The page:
Home Read News Next Week in Music | June 21-27 • New Books

Next Week in Music | June 21-27 • New Books

Bobby Rush and Beyonce, Goldtops and GTOs, the ’70s Mac and more good reads.

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Hello, book lovers! Are you ready to read? What’s that? I said, ARE! YOU! READY! TO! READ!? Well, you better get ready — there are at least a dozen new musical tomes hitting the shelves. Here’s the lowdown:

 


I Ain’t Studdin’ Ya: My American Blues Story
By Bobby Rush and Herb Powell

THE EDITED PRESS RELEASE: “This memoir charts the extraordinary rise to fame of blues legend Bobby Rush. Born Emmett Ellis, Jr. in Homer, La., he adopted his stage name out of respect for his father, a pastor. As a teen, Rush started playing in juke joints in Little Rock, Ark., donning a fake moustache to trick club owners into thinking he was older. He soon relocated to Chicago and started to work with Earl Hooker, Luther Allison and Freddie King, and sat in with many of his musical heroes, such as Howlin’ Wolf, Muddy Waters, Jimmy Reed and Little Walter. Rush began leading his own band in the 1960s, crafting his own distinct style of funky blues and recording a succession of singles for various labels. In the early 1970s, he finally scored a hit with Chicken Heads. At 86, he still headlines at festivals, clubs and theatres with some 200 dates in a typical year. His hectic tour schedule has earned him the affectionate title King of the Chitlin’ Circuit. In 2007, he earned the distinction of being the first blues artist to play at the Great Wall of China. His stage act features his famed shake dancers, who personify his funky blues and his ribald sense of humour. He was featured in Martin Scorcese’s docuseries The Blues, performed with Dan Aykroyd on The Tonight Show Starring Jimmy Fallon, and had a cameo in the film Dolemite Is My Name, starring Eddie Murphy. Considered by many to be the greatest bluesman currently performing, his memoir gives readers unparalleled access into the man, the myth, the legend — Bobby Rush.”


Fleetwood Mac in the ’70s: Decades
By Andrew Wild

THE EDITED PRESS RELEASE: “Music fans tend to fall into two camps at the mention of Fleetwood Mac: Those who love the multi-million-selling five-piece band that formed in the mid-1970s and released Rumours, the biggest selling album of all time. And those who prefer the 1960s blues band fronted by virtuosic guitarist Peter Green. But that’s not the whole story. Between May 1970, when Green left his own band to be replaced by the bass player’s wife, to the beginning of 1975, when Lindsey Buckingham and Stevie Nicks joined Fleetwood Mac, there were five years of turmoil. One by one, talented musicians such as Jeremy Spencer, Danny Kirwan, Bob Weston and Bob Welch joined and left the band. While it’s impossible to ignore the skill and longevity such classic songs as Rhiannon and Don’t Stop and albums Fleetwood Mac, Rumours and Tusk, an equal number of half-forgotten classic songs from the first half of the 1970s have been overlooked. This is the whole story of Fleetwood Mac in the 1970s.”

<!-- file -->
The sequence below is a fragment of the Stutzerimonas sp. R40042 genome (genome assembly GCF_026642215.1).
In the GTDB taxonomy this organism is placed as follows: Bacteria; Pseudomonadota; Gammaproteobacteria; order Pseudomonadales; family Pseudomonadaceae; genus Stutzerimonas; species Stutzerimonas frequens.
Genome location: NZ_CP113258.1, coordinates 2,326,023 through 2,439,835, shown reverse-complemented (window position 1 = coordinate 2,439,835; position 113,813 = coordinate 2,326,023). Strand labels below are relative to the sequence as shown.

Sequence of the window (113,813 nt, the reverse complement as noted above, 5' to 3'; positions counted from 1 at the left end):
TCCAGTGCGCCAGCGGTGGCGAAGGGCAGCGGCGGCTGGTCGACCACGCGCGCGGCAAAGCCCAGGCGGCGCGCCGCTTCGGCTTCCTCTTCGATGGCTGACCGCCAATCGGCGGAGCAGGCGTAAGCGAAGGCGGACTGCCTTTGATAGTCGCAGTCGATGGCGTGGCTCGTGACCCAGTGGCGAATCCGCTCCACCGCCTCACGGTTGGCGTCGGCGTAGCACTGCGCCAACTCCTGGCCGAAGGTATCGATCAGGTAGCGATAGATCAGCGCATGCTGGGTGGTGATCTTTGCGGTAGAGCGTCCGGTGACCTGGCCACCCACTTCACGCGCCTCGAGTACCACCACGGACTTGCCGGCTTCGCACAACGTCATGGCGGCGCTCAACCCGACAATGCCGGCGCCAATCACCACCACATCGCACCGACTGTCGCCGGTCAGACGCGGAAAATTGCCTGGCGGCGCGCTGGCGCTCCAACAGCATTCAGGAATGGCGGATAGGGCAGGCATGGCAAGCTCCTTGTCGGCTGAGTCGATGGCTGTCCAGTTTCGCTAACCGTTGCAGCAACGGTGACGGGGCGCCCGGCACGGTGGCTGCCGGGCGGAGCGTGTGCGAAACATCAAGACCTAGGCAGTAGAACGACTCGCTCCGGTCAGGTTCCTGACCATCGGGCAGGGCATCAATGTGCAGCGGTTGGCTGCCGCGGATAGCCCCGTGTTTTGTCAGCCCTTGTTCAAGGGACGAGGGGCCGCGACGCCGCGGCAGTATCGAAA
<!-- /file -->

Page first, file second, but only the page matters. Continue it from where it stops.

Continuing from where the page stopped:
Permanent Damage: Memoirs of an Outrageous Girl
By Mercy Fontenot

THE EDITED PRESS RELEASE:Mercy Fontenot grew up in the San Francisco Haight-Ashbury scene, where she crossed paths with Charles Manson, went to the first Acid Test, and was friends with Jimi Hendrix (she was later in his movie Rainbow Bridge). She claims to have predicted the Altamont disaster when reading The Rolling Stones’ tarot cards at a party and left San Francisco for the climes of Los Angeles in 1967 when the Haight ‘lost its magic.’ Miss Mercy’s work in The GTOs, the Frank Zappa-produced all-female band, launched her into fame in 1969. She jumped out of a cake at Alice Cooper’s first record release party while high on PCP. She married and then divorced Shuggie Otis, before transitioning to punk rock and working with The Rockats and Gears. Written just prior to her death in 2020, Permanent Damage shows us the world of the 1960s and 1970s music scene through Mercy’s eyes, as well as the fallout of that era — she experienced homelessness before sobering up and putting her life back together. Her journey is a can’t miss for anyone who was there and can’t remember, or just wishes they’d been there.”


Another Mickey: Ruminations of a Texas Guitar Slinger
By Mickey White

THE EDITED PRESS RELEASE: “Although never a star, author Mickey White played with a number of notable Texas-based songwriters, most significantly, the legendary songwriter Townes Van Zandt. Accompanying Van Zandt on guitar at hundreds of live performances, White contributed to three of his recordings. A veteran of the garage-band circuit in the late 1960s, White attended the University of Texas in Austin. He writes about his encounters with such notables as Lightnin’ Hopkins, Guy Clark, Rodney Crowell, Steve Earle, Richard Dobson, Billy Joe Shaver, Kinky Freidman, Ian Tyson, Steve Goodman, Gamble Rogers, Butch Hancock, Jimmie Dale Gilmore and others.”


Babysitting A Band On The Rocks: … and Other Adventures With Aerosmith, AC/DC, Van Halen, Pink Floyd, Yes, Jethro Tull, Ritchie Blackmore, Keith Richards and Many More!
By G.D. Praetorius

THE EDITED PRESS RELEASE: “In BabysittingG.D. Praetorius tells the story of a chaotic youth producing concerts during the late 1970s and early 1980s at the peak of rock-god excess. He reflects on the excitement and insanity of the era from the viewpoint of a fan who hit the jackpot, leaping from the back row to backstage, promoting, pacifying and occasionally partying with some of the music world’s biggest names. Centered on a year of living on the edge with a down-and-out Steven Tyler and Aerosmith, the book takes many side trips with chapters dedicated to AC/DC, Van Halen, Pink Floyd, Yes, Jethro Tull and more. A more recent chance meeting with Keith Richards results in an evening being treated to the wit and wisdom of an older but no less outrageous Stone alone. The author also has a colourful take on the business of rock ’n’ roll.”


The Haight: Revised and Expanded: Love, Rock, and Revolution